Community draws more UCPD coverage

By Rachel Levine

The expansion of the University of Chicago’s Police Department is based on a long-term strategy of assisting community redevelopment, according to Henry Webber, the University’s vice president of Community and Government Affairs.

Pending approval by the City Council and the superintendent of police, the UCPD will extend its coverage north into the North Kenwood-Oakland neighborhood—an area some say is attracting more of the University community. Specifically, UCPD would patrol the area from 47th Street to 39th Street, and from Cottage Grove Avenue to Lake Shore Drive in addition to its current jurisdiction.

The community recently approved the expansion at a public meeting, and the City Council and the superintendent of police will consider the change in the near future.

“That procedure is afoot as we speak,” said Rudolph Nimocks, executive director of the University Police. “We think it will take until the end of the year.”

University administrators expressed broad support of the extended coverage, saying it was consistent with their continuing goal to improve the campus and its surrounding neighborhoods.

“The University strives to support the redevelopment of communities on the mid-South Side of Chicago,” Webber said. “North Kenwood-Oakland is a vital link in the University’s goal to be connected to the city by a set of solid, stable, safe, mixed-income communities of high standards.”

According to Fourth Ward Alderman Toni Preckwinkle, community leaders have been the impetus for expansion.

Preckwinkle said that she, along with community leader Valerie Jarret and President of the Conservation Community Council Shirley Newsome, begged University Police to expand their jurisdiction “because the perception and reality of safety are the prerequisites of building a strong community.”

The UCPD was receptive to the new strategy and cited strong police involvement as an important condition for improving the community.

“We’re extending our police services into this new community because we were asked by the community residents and the Alderman, and because the University considers it the act of a good neighbor,” Nimocks said. “Both are in the process of redeveloping. These extra services come in a timely manner.”

According to Webber, the expansion is not the result of a particular problem but “a recognition that the additional service the UCPD provides improved public safety.”

Residents say they are in favor of the expansion, although some harbor suspicions. “There seems to be unanimity in North Kenwood-Oakland that the U of C police patrols will be a positive thing—whether or not the prime motive is these neighborhoods are gentrifying and infilling with, among others, U of C staff and students,” said Gary Ossewaarde, secretary of the Hyde Park-Kenwood Community Conference.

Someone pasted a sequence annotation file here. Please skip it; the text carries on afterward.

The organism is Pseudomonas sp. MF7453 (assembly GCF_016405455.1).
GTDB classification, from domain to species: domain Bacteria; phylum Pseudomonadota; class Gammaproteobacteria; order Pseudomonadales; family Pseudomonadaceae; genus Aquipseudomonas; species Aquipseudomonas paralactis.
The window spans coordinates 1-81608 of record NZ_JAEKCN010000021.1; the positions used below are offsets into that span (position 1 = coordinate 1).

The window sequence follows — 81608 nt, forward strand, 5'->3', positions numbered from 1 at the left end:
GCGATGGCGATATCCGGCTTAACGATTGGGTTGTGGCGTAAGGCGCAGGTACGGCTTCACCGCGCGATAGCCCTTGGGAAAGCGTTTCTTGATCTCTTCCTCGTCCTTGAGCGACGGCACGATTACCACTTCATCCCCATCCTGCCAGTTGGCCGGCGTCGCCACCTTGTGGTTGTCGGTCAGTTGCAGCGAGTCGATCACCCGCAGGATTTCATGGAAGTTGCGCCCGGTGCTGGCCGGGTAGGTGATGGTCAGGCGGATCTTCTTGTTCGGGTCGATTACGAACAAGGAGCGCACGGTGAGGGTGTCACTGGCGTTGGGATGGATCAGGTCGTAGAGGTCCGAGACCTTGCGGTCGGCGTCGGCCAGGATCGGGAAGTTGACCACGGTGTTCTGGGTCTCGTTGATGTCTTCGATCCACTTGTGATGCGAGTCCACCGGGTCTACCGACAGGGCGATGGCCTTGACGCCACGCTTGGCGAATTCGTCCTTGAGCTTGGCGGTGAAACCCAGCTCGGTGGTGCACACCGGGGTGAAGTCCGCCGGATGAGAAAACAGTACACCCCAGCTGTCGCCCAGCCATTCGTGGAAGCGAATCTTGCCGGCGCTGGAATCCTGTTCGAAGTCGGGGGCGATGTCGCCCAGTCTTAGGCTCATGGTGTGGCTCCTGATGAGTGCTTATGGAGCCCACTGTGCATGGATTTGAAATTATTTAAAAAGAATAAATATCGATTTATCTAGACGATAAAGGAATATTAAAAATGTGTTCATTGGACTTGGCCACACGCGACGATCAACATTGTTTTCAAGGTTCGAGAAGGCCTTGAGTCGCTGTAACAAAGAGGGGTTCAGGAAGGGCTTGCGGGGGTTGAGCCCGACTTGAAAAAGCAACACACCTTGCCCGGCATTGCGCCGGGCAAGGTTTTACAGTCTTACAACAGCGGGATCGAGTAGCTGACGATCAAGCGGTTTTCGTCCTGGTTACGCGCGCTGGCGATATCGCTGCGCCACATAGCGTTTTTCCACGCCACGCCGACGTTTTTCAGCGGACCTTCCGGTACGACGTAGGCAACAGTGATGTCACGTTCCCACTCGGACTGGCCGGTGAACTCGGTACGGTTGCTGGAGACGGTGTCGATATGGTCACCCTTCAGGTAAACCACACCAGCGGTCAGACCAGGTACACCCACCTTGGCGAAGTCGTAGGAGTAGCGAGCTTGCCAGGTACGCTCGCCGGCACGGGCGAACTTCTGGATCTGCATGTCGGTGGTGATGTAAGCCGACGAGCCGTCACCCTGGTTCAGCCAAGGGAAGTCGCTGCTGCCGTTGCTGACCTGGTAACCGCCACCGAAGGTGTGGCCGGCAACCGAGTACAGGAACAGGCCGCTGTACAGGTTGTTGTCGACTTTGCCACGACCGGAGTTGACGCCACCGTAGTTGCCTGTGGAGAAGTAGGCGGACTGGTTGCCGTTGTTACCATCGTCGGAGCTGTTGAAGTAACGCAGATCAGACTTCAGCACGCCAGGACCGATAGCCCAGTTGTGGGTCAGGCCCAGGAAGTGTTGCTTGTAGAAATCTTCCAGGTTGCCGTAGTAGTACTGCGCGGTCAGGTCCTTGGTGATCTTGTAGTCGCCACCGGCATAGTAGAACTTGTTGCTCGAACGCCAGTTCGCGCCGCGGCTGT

While University and City Police are separate entities, supported by their respective funding streams, the two agencies work together extensively, according to Nimocks. He said that the agencies monitor each other’s radio calls and that the University Police responds to calls for City Police if they come within the UCPD’s jurisdiction.

George W. Rumsey, president of the Hyde Park-Kenwood Community Conference, said that while the Chicago Police do an admirable and difficult job, the UCPD is generally more attuned to the local neighborhoods and is more focused on the community.

The UCPD “seems to have a better understanding of local neighborhood issues and how to best handle a problematic situation—for example, coping sympathetically with some of our local homeless park residents,” Rumsey said.

The University has provided police coverage for the entire Hyde Park-South Kenwood neighborhood for over 40 years.

Less than a year ago, the UCPD expanded its coverage into the Woodlawn community by having its jurisdiction extended from 61st Street to 64th Street and from Evans Avenue to Stony Island Avenue. Rumsey said that this expansion had a noticeably positive impact on the community.

“The University is to be thanked for responding to the area residents. Having a safe street to walk down—in any neighborhood—benefits all Chicagoans,” he said.

Preckwinkle agreed with the sentiment, expressing gratitude toward University President Don Randel. ” will contribute greatly to the stability of these redeveloping neighborhoods,” she said.

At present, the University Police cover the area between 47th and 64th Streets, from Cottage Grove Avenue to Lake Shore Drive, and between 64th to 61st Streets from Evans Avenue to Stony Island Avenue.